Because this lodestar amount presumably reflects (1) the novelty and complexity of the issues, (2) the special skill and experience of counsel, (3) the quality of representation , and (4) the results obtained, these factors normally cannot serve as independent bases for increasing the fee award above the lodestar amount.  See, e.g., Pennsylvania v. Delaware Valley Citizens’ Council for Clean Air, 478 U.S.  546, 565, 106 S.Ct. 3088, 3098, 92 L.Ed.2d 439 (1986) (Delaware I); Blum v. Stenson, 465 U.S. 886, 898-900, 104 S.Ct. 1541, 79 L.Ed.2d 891 (1984).  The Supreme Court, however, has stated that upward adjustments of the lodestar are permissible “in certain ‘rare’ and ‘exceptional’ cases, supported by both ‘specific evidence’ on the record and detailed findings by the lower courts.”  Delaware I, 478 U.S. at 565, 106 S.Ct. at 3098.

. . . . . .

  We conclude that [quality of representation and results obtained] can justify a fee enhancement.  Because the lodestar amount may already compensate the applicant for exceptionally good service and results, however, the fee applicant must do more than establish outstanding service and results.  The applicant also must establish that the quality of service rendered and the results obtained were superior to what one reasonably should expect in light of the hourly rates charged and the number of hours expended.

At 732. 

This Court believes that this statement succinctly articulates the standard that must be employed in deciding whether to award an enhancement of fees.  Reed was consistently praised by fellow counsel as an exceptionally skilled and learned advocate in the bankruptcy arena.  This Court agrees with that assessment.  Reed’s representation of the debtors certainly was instrumental in obtaining the generally positive outcome of these cases.  However, the Court cannot say that the quality of service rendered and the results obtained were superior in light of the hourly rate charged and the number of hours expended.  This is especially evident when the Court considers that the other counsel involved in these cases are also highly skilled and experienced, and that they also made major contributions to the resolution of many difficult and complicated matters.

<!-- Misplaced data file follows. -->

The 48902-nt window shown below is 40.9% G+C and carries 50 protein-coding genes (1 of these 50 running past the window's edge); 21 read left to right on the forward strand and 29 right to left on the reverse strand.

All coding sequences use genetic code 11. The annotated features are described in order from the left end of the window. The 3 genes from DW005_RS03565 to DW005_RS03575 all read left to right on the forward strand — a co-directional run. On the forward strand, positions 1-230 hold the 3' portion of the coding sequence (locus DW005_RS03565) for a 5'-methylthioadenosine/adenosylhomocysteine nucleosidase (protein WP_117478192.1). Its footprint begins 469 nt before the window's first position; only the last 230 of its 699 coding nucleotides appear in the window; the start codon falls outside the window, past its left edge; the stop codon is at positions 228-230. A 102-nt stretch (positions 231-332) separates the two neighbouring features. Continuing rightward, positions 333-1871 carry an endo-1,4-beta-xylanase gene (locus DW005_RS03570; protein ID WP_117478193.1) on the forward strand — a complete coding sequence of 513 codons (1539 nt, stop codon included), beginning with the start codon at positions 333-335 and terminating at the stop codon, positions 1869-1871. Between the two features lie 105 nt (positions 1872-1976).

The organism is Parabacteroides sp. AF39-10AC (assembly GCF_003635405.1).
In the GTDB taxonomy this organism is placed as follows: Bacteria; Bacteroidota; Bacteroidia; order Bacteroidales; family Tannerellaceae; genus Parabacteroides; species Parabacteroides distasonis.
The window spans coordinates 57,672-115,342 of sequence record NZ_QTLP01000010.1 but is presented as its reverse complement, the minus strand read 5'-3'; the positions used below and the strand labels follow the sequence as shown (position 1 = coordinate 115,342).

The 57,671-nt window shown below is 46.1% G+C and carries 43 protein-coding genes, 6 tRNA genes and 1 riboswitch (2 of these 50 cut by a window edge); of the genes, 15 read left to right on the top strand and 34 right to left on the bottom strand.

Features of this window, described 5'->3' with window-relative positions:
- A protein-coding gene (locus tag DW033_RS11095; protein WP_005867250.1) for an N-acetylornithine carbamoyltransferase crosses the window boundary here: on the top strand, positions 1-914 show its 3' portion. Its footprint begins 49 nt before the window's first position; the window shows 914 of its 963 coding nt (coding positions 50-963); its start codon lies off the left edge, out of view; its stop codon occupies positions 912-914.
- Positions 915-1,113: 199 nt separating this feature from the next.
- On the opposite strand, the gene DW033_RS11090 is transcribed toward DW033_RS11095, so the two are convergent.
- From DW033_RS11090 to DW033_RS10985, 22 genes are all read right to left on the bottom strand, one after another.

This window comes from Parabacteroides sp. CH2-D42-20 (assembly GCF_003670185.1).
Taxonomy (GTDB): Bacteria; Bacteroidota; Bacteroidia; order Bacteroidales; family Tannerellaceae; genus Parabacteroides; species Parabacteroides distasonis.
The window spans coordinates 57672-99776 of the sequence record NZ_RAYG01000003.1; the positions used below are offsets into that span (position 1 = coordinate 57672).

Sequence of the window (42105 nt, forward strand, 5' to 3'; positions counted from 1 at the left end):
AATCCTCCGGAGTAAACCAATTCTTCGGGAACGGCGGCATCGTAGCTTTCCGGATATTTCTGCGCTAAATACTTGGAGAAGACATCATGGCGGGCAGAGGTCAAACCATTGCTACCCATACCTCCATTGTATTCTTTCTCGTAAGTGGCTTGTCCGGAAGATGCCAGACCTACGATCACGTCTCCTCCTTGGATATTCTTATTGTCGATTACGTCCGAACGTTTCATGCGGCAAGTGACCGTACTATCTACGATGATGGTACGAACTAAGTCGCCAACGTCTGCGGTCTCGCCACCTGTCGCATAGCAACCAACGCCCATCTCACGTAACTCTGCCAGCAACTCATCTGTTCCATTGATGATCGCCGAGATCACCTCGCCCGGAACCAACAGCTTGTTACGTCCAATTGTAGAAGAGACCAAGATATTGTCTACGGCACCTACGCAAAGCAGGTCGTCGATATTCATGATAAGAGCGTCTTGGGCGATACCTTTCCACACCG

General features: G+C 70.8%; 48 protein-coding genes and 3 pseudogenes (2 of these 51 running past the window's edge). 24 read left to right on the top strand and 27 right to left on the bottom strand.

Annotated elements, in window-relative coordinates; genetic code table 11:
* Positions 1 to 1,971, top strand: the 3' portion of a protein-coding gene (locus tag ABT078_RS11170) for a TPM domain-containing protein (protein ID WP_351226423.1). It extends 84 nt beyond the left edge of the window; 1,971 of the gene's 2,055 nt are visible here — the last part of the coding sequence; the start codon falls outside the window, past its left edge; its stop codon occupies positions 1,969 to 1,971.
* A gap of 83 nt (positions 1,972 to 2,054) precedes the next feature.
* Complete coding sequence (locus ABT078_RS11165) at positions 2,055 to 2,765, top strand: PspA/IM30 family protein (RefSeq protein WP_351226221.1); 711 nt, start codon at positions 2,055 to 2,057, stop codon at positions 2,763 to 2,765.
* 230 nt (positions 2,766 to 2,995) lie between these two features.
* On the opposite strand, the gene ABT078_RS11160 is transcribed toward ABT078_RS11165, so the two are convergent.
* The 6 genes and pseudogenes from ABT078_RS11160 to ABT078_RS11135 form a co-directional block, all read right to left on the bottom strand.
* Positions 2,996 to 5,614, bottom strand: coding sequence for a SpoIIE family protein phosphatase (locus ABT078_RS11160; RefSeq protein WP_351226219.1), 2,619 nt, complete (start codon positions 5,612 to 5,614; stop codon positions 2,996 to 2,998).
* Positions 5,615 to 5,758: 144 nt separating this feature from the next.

The question of hourly rates for attorneys that are higher than prevailing rates in the locale where services are being rendered was addressed in In re Southern Indus. Banking Corp., 41 B.R. 606 (Bkrtcy.E.D.Tenn. 1984).  There the court stated:

In a complex case compensation based on a professional’s customary billing rate, though exceeding the prevailing local rate, may be justified due to the professional’s experience or expertise. ...  However, if a local professional with the required expertise could have been retained, a professional from another jurisdiction may be “reasonably compensated” even though the allowed fee is based on a rate lower than his customary charge. ....


At 612.  See also In re Waldoff’s Inc., 132 B.R. 329 (Bkrtcy.S.D.Miss. 1991).  In this instance, a “local professional with the required expertise” was retained to be local counsel for the debtors.  Reed has acknowledged that W. Thomas Bunch’s participation in the representation of the debtors was critical.  It appears to the Court that it is eminently reasonable that they be compensated at the same rate.

In consideration of all of the foregoing, it is therefore the opinion of this Court that Michael H. Reed should be awarded fees in the amount of $274,573.00 and reimbursement of expenses in the amount of $47,083.97, for a total of $321,656.97.  His application for a 6% enhancement of fees should be overruled.

It is hereby so ORDERED this      day of August, 2000.


By the Court -





                                                                         Judge William S. Howard


Copies to:


W. Thomas Bunch, Esq.

Michael H. Reed, Esq.

Tracey N. Wise, Esq.

Thomas Miller, Esq.

Laura Day DelCotto, Esq.

Taft McKinstry, Esq.

Jonathan D. Goldberg, Esq.

U.S. Trustee